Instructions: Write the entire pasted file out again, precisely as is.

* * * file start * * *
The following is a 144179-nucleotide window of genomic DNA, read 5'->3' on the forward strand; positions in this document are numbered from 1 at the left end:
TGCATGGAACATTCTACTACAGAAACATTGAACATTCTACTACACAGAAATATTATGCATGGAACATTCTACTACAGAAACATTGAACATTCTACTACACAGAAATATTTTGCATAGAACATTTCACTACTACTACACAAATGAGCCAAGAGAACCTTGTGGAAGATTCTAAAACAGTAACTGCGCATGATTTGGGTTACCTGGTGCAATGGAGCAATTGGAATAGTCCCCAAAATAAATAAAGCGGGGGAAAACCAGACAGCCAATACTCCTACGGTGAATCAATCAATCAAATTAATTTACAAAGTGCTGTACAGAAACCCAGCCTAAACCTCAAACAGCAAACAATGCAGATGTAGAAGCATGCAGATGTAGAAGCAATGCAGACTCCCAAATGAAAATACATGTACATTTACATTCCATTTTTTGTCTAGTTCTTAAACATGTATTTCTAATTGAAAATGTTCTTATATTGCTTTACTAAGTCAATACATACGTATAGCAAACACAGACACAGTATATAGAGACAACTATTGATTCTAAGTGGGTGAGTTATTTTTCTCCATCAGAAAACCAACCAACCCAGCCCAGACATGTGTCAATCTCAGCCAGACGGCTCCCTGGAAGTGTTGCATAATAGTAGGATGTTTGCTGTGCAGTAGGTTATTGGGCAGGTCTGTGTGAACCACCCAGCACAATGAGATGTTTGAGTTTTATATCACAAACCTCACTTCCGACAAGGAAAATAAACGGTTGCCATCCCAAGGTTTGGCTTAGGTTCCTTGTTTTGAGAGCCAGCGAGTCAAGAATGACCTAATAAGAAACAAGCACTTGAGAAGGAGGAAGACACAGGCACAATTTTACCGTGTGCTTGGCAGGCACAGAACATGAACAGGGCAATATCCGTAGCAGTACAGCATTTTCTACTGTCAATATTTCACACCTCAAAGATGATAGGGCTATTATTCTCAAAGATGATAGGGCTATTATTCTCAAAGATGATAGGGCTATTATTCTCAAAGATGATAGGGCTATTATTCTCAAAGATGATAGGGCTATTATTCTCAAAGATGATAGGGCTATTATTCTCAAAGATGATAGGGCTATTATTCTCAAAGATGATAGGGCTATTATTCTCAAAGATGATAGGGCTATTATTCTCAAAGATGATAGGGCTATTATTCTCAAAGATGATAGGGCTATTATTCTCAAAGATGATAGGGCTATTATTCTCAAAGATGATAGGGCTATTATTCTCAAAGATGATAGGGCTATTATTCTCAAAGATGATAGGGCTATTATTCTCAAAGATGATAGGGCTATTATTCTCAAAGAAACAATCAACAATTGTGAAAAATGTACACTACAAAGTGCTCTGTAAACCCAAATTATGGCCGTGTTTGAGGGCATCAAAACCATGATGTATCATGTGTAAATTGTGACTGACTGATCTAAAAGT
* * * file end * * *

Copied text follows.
The following is a 144179-nucleotide window of genomic DNA, read 5'->3' on the forward strand; positions in this document are numbered from 1 at the left end:
TGCATGGAACATTCTACTACAGAAACATTGAACATTCTACTACACAGAAATATTATGCATGGAACATTCTACTACAGAAACATTGAACATTCTACTACACAGAAATATTTTGCATAGAACATTTCACTACTACTACACAAATGAGCCAAGAGAACCTTGTGGAAGATTCTAAAACAGTAACTGCGCATGATTTGGGTTACCTGGTGCAATGGAGCAATTGGAATAGTCCCCAAAATAAATAAAGCGGGGGAAAACCAGACAGCCAATACTCCTACGGTGAATCAATCAATCAAATTAATTTACAAAGTGCTGTACAGAAACCCAGCCTAAACCTCAAACAGCAAACAATGCAGATGTAGAAGCATGCAGATGTAGAAGCAATGCAGACTCCCAAATGAAAATACATGTACATTTACATTCCATTTTTTGTCTAGTTCTTAAACATGTATTTCTAATTGAAAATGTTCTTATATTGCTTTACTAAGTCAATACATACGTATAGCAAACACAGACACAGTATATAGAGACAACTATTGATTCTAAGTGGGTGAGTTATTTTTCTCCATCAGAAAACCAACCAACCCAGCCCAGACATGTGTCAATCTCAGCCAGACGGCTCCCTGGAAGTGTTGCATAATAGTAGGATGTTTGCTGTGCAGTAGGTTATTGGGCAGGTCTGTGTGAACCACCCAGCACAATGAGATGTTTGAGTTTTATATCACAAACCTCACTTCCGACAAGGAAAATAAACGGTTGCCATCCCAAGGTTTGGCTTAGGTTCCTTGTTTTGAGAGCCAGCGAGTCAAGAATGACCTAATAAGAAACAAGCACTTGAGAAGGAGGAAGACACAGGCACAATTTTACCGTGTGCTTGGCAGGCACAGAACATGAACAGGGCAATATCCGTAGCAGTACAGCATTTTCTACTGTCAATATTTCACACCTCAAAGATGATAGGGCTATTATTCTCAAAGATGATAGGGCTATTATTCTCAAAGATGATAGGGCTATTATTCTCAAAGATGATAGGGCTATTATTCTCAAAGATGATAGGGCTATTATTCTCAAAGATGATAGGGCTATTATTCTCAAAGATGATAGGGCTATTATTCTCAAAGATGATAGGGCTATTATTCTCAAAGATGATAGGGCTATTATTCTCAAAGATGATAGGGCTATTATTCTCAAAGATGATAGGGCTATTATTCTCAAAGATGATAGGGCTATTATTCTCAAAGATGATAGGGCTATTATTCTCAAAGATGATAGGGCTATTATTCTCAAAGATGATAGGGCTATTATTCTCAAAGATGATAGGGCTATTATTCTCAAAGAAACAATCAACAATTGTGAAAAATGTACACTACAAAGTGCTCTGTAAACCCAAATTATGGCCGTGTTTGAGGGCATCAAAACCATGATGTATCATGTGTAAATTGTGACTGACTGATCTAAAAGT